Islamic finance on the ascent
The global Islamic finance industry currently boasts assets of around USD2.2 trillion. Experts anticipate this could grow to USD4.94 trillion by 2025, fuelled by capital inflows into Islamic exchange traded fund (ETF) products.1
Sukuk issuances have been equally buoyant. As many governments turned to the debt markets in 2020 and 2021 for emergency funding during the pandemic, Sukuk issuances reached record levels in 2021, with USD196.5 billion being raised.2
Although Sukuk volumes declined very marginally in 2022, it was still an excellent year and the second best on record, with total issuances reaching USD193.9 billion.3
“The majority of Sukuk issuers are located in the Middle East, although we are seeing increasing activity in Asia, particularly from Malaysia and Indonesia,” comments Sabir Ahmed Shakir, Executive Director, Islamic Banking at Standard Chartered. Within the Gulf Cooperation Council (GCC) region itself, Saudi Arabia is the leading Sukuk issuer – raising USD28.1 billion in the first half of 2022, with use of proceeds being earmarked mostly for major infrastructure projects.4
Fuelling demand for these products are a combination of Islamic banks together with Shariah-compliant sovereign wealth funds, asset management companies, pension funds and family offices.
“Demand for Sukuks is strong and comes primarily from institutional investors in the GCC region and Asia. We are also seeing investor appetite in the UK and Switzerland for Sukuk products, as Shariah-compliant funds domiciled in these jurisdictions look to tap into the Sukuk market,” says Shakir.
Looming risks facing the Sukuk market
Nonetheless, the Sukuk market is facing some challenging headwinds ahead. In the short-term, the high oil prices could result in a marginal drop off in Sukuk issuances in some of the commodity exporting countries. However, others counter that Sukuk activity will likely increase over the mid-to-long term as sovereigns will still want diversified sources of funding amidst the volatility.5
“The Islamic finance market is not immune to the rising interest rates either,” notes Shakir. This comes as aggressive monetary policy tightening across a number of countries could result in Sukuk issuance levels dipping as issuers avoid debt capital markets.
Although Sukuk issuances might be facing some tough times ahead, the secondary market has been robust, says Shakir. “Secondary market liquidity in Sukuks has improved and is proving to be resilient,” he adds.
Refinitiv data found the global Sukuk secondary market expanded by 4.4 per cent in the first half of 2022 to reach USD726.8 billion, with the bulk of the activity being concentrated in Malaysia, Saudi Arabia and Indonesia. Collectively, these three markets account for more than 80 per cent of the value of Sukuks outstanding.6
Marrying Islamic finance with ESG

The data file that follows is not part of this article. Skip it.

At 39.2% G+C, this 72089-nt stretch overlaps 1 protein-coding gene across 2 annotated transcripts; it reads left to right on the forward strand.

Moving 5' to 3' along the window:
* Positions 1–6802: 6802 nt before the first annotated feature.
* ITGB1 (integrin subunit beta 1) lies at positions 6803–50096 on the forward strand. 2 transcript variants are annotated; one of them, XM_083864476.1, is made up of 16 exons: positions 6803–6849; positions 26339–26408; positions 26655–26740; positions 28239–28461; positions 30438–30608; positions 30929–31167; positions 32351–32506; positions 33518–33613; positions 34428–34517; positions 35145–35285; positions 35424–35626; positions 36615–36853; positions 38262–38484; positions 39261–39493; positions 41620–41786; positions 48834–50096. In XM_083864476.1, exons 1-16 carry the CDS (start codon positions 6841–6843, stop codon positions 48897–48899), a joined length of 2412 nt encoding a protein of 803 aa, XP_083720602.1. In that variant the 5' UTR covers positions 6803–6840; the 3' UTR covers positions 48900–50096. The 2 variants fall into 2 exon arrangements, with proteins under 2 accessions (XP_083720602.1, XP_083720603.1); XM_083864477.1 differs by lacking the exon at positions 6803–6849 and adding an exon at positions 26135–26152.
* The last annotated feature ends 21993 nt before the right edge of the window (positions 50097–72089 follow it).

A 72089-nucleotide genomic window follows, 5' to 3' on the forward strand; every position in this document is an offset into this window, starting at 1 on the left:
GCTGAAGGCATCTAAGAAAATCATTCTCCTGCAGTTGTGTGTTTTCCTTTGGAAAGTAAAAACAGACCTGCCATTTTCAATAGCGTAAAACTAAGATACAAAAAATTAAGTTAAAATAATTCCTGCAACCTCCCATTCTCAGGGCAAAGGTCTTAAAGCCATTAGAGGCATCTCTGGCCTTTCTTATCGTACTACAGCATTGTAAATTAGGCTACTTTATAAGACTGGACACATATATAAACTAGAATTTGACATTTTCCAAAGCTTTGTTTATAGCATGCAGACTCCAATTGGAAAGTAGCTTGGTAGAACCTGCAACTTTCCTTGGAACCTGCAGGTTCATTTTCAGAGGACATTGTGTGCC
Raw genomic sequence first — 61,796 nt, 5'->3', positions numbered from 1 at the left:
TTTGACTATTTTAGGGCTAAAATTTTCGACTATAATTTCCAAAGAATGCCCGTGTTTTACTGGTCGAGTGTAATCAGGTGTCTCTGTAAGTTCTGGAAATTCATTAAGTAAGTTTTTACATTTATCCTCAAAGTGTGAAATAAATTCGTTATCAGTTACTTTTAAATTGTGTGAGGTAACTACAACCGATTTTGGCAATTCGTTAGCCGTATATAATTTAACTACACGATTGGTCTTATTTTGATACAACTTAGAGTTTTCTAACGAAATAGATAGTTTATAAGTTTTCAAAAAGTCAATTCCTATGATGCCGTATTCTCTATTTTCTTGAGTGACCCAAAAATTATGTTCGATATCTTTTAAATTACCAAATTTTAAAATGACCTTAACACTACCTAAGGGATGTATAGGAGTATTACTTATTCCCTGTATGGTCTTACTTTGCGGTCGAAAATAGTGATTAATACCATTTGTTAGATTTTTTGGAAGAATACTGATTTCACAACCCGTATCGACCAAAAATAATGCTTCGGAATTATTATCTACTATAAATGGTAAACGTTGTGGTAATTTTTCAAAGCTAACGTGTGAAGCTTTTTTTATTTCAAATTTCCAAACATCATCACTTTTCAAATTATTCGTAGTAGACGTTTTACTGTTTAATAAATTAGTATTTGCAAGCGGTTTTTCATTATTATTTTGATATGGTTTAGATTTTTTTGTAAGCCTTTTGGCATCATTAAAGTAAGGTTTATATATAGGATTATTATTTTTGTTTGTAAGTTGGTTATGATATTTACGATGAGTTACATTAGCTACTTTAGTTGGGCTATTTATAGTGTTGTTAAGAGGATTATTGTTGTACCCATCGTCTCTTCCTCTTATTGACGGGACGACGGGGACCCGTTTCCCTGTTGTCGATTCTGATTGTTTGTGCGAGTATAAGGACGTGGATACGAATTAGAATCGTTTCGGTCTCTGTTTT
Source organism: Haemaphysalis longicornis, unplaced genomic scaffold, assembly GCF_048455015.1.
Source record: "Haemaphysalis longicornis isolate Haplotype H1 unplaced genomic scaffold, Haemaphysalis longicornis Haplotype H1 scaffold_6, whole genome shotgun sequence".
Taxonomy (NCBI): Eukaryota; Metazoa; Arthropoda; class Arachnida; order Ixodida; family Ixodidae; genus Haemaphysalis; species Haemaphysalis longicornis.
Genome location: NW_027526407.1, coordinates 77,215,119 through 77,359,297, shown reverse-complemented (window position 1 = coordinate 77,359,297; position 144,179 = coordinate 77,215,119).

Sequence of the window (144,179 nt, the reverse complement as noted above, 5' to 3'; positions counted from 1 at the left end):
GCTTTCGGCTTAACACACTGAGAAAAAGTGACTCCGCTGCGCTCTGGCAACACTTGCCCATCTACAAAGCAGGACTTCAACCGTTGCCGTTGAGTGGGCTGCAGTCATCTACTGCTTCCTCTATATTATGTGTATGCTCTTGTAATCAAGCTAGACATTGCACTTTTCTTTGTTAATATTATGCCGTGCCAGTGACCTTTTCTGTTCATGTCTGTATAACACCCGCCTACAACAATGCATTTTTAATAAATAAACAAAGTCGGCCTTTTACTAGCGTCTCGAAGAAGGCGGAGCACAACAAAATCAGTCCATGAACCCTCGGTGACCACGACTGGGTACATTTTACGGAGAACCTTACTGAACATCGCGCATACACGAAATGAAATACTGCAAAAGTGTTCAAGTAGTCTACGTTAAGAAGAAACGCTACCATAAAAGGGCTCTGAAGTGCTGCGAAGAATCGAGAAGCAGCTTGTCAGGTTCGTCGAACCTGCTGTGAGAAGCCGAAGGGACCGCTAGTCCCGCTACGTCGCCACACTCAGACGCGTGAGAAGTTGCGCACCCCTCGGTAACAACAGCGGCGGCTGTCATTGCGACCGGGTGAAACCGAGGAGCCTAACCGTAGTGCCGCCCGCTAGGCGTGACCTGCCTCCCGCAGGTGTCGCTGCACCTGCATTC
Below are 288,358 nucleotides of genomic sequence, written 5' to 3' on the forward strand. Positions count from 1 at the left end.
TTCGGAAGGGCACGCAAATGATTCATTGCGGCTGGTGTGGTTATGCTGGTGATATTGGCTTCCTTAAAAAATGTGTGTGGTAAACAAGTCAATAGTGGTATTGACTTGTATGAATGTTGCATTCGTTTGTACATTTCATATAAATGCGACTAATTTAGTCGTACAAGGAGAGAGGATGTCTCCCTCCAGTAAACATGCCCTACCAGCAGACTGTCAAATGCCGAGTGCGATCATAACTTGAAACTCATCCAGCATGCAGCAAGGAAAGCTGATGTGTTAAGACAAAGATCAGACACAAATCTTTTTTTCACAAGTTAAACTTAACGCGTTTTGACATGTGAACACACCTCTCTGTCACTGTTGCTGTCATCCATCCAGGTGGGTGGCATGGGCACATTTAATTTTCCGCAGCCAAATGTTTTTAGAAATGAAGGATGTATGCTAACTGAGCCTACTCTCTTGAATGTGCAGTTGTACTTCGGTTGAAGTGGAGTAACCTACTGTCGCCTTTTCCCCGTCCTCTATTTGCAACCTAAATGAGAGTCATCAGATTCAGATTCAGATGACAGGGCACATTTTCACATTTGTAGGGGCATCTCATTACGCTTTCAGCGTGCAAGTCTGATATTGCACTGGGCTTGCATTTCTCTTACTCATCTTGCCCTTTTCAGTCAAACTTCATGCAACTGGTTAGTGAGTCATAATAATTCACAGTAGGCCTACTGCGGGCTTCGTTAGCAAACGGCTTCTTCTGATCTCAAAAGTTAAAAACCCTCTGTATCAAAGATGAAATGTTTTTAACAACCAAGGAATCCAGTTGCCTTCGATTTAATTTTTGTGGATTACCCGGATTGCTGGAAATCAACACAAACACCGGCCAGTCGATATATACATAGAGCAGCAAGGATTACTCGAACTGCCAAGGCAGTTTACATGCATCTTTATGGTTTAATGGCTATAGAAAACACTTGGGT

There is also growing interest in sustainability and environmental, social and governance (ESG) throughout Islamic finance circles. “Governments in the region are signing up to net zero pledges, and this is resulting in institutions looking to incorporate ESG into Islamic financial products,” says Shakir.
In 2022, ESG Sukuk issuances totalled USD8.1 billion, compared to USD6 billion in 2021 corresponding to a 35 per cent year-on-year growth.7 Refinitiv notes that Saudi Arabia is arguably the leader in ESG Sukuk issuances, followed by Indonesia, Malaysia and the UAE.8
There has also been an uptick in Islamic syndications and loans being used to fund ESG initiatives, along with a number of ESG-linked Islamic fund launches.9 “It is self-evident that Islamic finance is in an excellent position to support ESG causes,” says Scott Dickinson, Regional Head of Financing and Securities Services in Africa and the Middle East at Standard Chartered.
Finding the right service provider
With Islamic finance becoming increasingly entrenched in capital markets, providers of securities services – including here at Standard Chartered – have taken note and are building Shariah-compliant solutions to support the investment needs of Islamic institutions.
So what exactly do these Shariah-compliant services look like? Put simply, Islamic Securities Services at Standard Chartered broadly mirrors its traditional securities services model in that it offers conventional solutions such as custody, fund administration, performance reporting, order execution, cash management and foreign exchange. The only difference being that all these services comply with Shariah law principles.
Such solutions will be integral in supporting the thriving Islamic finance market moving forward.
1 Khaleej Times – June 6, 2022 - $2.2 t Islamic finance industry set for 10% expansion in 2022
2 Refinitiv – Sukuk perceptions and forecast study 2022
3 Refinitiv – February 6, 2023 – Green and ESG sukuk enjoy rapid growth in 2022
4 Refinitiv – Sukuk perceptions and forecast study 2022
5 Fitch – October 10, 2022 – Sukuk market activity slow but pipeline is building up
6 Refinitiv – Sukuk perceptions and forecast study 2022
7 Refinitiv – February 6, 2023 – Green and ESG sukuk enjoy rapid growth in 2022
8 Refinitiv – March 9, 2022 – How is Islamic finance responding to the drive towards sustainable investing
9 Refinitiv – March 9, 2022 – How is Islamic finance responding to the drive towards sustainable investing
Financing and securities services
The best is yet to come in emerging and frontier securities services markets. As advocators for their development, we’re ready to help you flourish.